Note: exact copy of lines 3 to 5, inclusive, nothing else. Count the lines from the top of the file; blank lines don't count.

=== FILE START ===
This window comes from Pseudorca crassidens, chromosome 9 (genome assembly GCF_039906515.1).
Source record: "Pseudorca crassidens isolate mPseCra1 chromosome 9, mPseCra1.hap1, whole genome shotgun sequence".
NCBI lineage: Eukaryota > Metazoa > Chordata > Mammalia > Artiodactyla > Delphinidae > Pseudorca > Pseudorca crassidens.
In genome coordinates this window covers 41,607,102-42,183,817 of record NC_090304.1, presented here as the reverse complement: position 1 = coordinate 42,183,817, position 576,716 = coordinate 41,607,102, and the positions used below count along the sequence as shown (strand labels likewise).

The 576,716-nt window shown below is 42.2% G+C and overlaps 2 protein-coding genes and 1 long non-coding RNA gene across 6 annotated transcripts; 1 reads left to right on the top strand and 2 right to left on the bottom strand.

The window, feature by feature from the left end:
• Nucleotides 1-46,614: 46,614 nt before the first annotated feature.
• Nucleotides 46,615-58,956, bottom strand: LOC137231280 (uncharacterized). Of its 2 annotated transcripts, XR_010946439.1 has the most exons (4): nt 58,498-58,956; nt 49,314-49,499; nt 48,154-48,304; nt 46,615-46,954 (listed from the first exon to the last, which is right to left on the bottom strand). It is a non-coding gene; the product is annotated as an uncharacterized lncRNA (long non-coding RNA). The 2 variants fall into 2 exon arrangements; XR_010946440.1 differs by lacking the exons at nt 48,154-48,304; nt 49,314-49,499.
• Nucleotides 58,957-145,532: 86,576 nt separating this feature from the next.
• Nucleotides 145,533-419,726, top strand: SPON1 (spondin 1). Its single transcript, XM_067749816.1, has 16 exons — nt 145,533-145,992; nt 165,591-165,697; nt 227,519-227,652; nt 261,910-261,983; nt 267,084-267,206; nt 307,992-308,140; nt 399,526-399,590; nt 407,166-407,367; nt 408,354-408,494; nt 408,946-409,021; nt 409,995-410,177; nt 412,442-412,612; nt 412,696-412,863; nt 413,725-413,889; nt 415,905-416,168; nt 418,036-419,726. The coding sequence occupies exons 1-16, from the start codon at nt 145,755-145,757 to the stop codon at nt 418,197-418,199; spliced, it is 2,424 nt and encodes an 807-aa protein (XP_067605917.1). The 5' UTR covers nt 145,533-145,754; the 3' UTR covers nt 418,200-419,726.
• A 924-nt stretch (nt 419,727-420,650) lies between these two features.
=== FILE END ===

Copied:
NCBI lineage: Eukaryota > Metazoa > Chordata > Mammalia > Artiodactyla > Delphinidae > Pseudorca > Pseudorca crassidens.
In genome coordinates this window covers 41,607,102-42,183,817 of record NC_090304.1, presented here as the reverse complement: position 1 = coordinate 42,183,817, position 576,716 = coordinate 41,607,102, and the positions used below count along the sequence as shown (strand labels likewise).

The 576,716-nt window shown below is 42.2% G+C and overlaps 2 protein-coding genes and 1 long non-coding RNA gene across 6 annotated transcripts; 1 reads left to right on the top strand and 2 right to left on the bottom strand.